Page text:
The edges where it curves were achieved using a metal stretcher/shrinker tool at the workshop.





Notice how I haven't cut the holes for the vents or key hole yet? I'll do that once I've clamped it all down and scribed the underlying hatch where it will be cut. Don't want to cut it now then fit it and weld in place and find it's slightly crooked. Since it would definitely catch the eyes if that were the case. So we still haven't cut the hatch skin itself, and this new skin is sitting on top to get a feel for how it will all go together, but that obviously means it's not quite sitting how it will once it's been cut etc..

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Minor update...


So now that I've cut the original lower section of the hatch skin off (see photo below) it's time to do some treatment of the surface rust and rust holes in the frame. They are only small...



But first 1 thing I need to replicate is a brace that sits on the underside of the skin. This is behind the keyhole about mid way down the hatch. There is 2 spot welds on the top where the rear window goes but the rest is glued in place.



Getting the old glue off was a pain in the butt and you can see the tools I used to help with this. I expected to find lots of surface rust under here, but to my surprise there was bare metal underneath in relatively good shape, around the key hole moisture had got in and there was light surface rust. I guess the good news is that the glue keeps most of the moisture out and so most S30z's shoudn't rust here, the bad news is the factory never primed the metal underneath.. so you take your chances if you don't attend to this section.


Once I removed the old piece, I then hammered it back into shape.



Checked to see if it aligned with my keyhole scribe marks on the fabricated panel (it did) and then created a new 1, pretty simple to fabricate but no picture of it yet.


I sandblasted inside the hatch frame and found a few holes, I managed to patch them up with the oxy welder (no pics yet) but need to tidy up the welds with a finger sander / linisher and then check for any pin holes etc.. It looks like the hatch had at least a couple of repair attempts in the past as there was evidence of a couple of welds on each side. A somewhat proper repair, where as the bog must have come later ;).


Before re-attaching the new fabricated skin it's likely i'll get the rear hatch frame dipped and treated for surface rust and then apply rust proof paint and epoxy primer etc..


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Oh and 1 thing that wasn't obvious is that the inner frame had some weird damage to it. In that it was slightly bent on the underside. I don't have photos of this but on 1 side it was  a concave sort of shape where as it should have been a smooth flat piece. The best photo where you can see this is here.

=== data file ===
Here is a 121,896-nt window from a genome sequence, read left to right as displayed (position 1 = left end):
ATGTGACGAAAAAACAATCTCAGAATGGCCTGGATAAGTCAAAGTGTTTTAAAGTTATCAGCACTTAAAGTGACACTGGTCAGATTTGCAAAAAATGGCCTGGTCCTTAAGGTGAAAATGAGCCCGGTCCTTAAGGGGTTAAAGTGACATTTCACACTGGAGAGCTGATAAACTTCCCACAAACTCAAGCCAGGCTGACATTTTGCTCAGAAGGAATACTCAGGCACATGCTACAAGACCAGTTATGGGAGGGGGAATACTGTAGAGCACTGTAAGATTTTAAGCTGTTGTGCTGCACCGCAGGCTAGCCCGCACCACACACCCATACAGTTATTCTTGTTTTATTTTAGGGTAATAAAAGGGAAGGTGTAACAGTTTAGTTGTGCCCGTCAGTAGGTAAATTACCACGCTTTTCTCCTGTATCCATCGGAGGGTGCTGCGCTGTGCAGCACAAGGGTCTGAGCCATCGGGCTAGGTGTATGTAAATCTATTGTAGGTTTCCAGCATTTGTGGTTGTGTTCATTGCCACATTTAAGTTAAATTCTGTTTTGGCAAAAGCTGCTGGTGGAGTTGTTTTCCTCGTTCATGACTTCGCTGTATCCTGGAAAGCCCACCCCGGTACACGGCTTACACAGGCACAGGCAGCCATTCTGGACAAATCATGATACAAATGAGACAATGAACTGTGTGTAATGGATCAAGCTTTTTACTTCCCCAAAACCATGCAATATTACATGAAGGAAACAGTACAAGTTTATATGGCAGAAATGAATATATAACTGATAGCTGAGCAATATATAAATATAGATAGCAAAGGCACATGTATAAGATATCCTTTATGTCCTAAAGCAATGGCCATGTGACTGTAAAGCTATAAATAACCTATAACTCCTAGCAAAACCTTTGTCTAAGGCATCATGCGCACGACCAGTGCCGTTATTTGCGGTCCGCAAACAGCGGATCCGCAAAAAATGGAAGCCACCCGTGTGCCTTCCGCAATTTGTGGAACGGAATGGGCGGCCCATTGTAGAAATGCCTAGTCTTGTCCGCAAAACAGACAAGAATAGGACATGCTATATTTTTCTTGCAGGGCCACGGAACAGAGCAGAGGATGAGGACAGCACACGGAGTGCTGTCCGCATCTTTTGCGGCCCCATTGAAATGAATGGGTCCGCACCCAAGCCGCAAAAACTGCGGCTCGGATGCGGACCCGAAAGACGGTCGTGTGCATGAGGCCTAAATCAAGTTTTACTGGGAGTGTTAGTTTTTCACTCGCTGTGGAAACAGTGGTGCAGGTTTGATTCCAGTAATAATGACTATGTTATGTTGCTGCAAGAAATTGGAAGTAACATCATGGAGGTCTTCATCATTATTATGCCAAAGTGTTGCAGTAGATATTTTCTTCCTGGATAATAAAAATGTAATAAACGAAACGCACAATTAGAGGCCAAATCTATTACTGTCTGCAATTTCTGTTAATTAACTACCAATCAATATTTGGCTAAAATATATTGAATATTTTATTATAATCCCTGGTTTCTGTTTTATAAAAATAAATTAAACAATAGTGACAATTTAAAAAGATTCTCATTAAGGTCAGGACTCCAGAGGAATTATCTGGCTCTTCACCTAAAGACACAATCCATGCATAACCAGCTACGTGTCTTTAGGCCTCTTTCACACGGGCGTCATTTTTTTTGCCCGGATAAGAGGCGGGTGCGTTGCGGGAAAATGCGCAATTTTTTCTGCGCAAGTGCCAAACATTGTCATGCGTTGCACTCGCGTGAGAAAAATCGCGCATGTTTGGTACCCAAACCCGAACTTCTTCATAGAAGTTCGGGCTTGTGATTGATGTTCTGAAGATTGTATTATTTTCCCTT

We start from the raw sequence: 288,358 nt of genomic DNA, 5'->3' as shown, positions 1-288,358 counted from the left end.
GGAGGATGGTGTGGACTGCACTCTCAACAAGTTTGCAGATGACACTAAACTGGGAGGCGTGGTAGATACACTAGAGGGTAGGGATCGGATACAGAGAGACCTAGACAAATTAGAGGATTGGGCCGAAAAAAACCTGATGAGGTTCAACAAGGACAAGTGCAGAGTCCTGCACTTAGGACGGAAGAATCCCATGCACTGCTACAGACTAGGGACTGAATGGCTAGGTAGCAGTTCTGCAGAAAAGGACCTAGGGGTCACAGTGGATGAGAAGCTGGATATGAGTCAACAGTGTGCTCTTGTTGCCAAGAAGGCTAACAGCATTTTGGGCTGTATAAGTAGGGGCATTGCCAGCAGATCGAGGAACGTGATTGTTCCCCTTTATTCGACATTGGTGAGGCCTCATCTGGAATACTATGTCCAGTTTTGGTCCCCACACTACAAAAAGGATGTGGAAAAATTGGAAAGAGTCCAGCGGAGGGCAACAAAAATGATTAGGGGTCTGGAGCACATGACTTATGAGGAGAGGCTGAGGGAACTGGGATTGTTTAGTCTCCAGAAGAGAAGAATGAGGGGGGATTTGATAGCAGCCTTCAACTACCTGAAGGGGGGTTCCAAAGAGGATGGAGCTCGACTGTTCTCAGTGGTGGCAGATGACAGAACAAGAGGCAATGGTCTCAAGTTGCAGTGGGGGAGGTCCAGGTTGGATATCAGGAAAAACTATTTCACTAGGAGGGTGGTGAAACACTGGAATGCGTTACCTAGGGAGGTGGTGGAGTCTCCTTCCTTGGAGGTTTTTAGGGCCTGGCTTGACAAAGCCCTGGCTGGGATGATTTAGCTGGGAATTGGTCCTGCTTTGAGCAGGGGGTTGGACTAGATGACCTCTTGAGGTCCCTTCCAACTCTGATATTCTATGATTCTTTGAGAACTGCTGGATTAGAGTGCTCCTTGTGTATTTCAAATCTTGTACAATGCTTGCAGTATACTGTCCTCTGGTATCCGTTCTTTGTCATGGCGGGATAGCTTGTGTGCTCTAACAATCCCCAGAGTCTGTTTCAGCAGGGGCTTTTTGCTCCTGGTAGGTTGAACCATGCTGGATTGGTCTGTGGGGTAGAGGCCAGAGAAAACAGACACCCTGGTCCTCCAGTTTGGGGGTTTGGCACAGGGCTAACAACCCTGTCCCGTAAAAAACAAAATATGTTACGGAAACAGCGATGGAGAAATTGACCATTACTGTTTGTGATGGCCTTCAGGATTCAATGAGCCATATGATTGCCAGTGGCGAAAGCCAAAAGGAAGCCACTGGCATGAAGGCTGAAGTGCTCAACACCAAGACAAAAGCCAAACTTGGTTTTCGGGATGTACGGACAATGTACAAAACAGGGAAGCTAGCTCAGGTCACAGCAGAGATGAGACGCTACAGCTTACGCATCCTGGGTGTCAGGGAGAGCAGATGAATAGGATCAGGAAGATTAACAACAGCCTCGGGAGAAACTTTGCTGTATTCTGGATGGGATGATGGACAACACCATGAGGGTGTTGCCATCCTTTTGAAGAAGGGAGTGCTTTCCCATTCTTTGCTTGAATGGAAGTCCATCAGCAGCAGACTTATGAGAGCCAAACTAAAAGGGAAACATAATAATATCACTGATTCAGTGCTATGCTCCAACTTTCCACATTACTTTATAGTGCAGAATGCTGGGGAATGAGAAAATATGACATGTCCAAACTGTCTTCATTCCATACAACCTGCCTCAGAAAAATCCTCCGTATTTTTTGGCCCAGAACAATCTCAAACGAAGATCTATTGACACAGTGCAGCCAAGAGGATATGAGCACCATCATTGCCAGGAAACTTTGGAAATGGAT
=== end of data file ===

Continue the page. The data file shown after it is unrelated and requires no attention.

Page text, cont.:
Top left of the photo near the hole you can see the light refracts a bit funny, removing the top skin gave me access to the other side to hammer and dolly it back straight, which as you can imagine may have had some impact on the alignment of the rear hatch also, since it may 'pull' the skin inward (which in fairness someone might have whacked it here to try and align it on another car in the past?) either way it's back to how it should be... But as I say not something easy to photograph...

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Nice work Gav, though I cant help but think you should remove the rest of the skin properly too as to ensure its 100% rust free. Seems like and awful lot of work for the rest of the frame to "pop out" one day.

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Hey Benny,

I agree and I'm currently looking at solutions that involve dipping the hatch in a rust converting, neutralizing bath etc.. I don't know a whole lot about this process yet! But I just read this.



and found this - which I'll read later.



The good thing about dipping is getting into areas you wouldn't usually be able to access without cutting / removing more bits of metal etc.. For example inside the frame is another bracket (where the lock mechanism / latch part bolts to) and I can't easily treat under this in a conventional way. Dipping and then dipping in a rust proofing type material will hopefully take care of those areas.


I'll be sure to update this thread on what I find and how it goes. I generally don't see S30z hatches rusting at the top (Unless you own HS30 00019 sorry George can't help myself) and it's been sat in a field for many years. It's usually the lower areas where moisture and water gets trapped that rot out. I agree though last thing I want is for rust to re-appear anytime soon.


I'll also be restoring the bonnet next which I've already separated frame from skin but there are bits of the frame spot welded together that I can't get in between easily without separating them and so this process will be handy for many other areas on the S30z I'd imagine.

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What's been going on?


Well you can see I replicated the brace for the rear of the hatch lock.



To get the cut outs correct I used a 'square' file. I also used a circular drill piece (sorry forgot the name *edit - it's called a hole saw*) that was about the right diammeter to cut out the circular nicely, which is easier than using tin snips.


After sandblasting the bottom of the hatch and finding rust holes etc.. it was time to crack out the oxy welder and patch it up.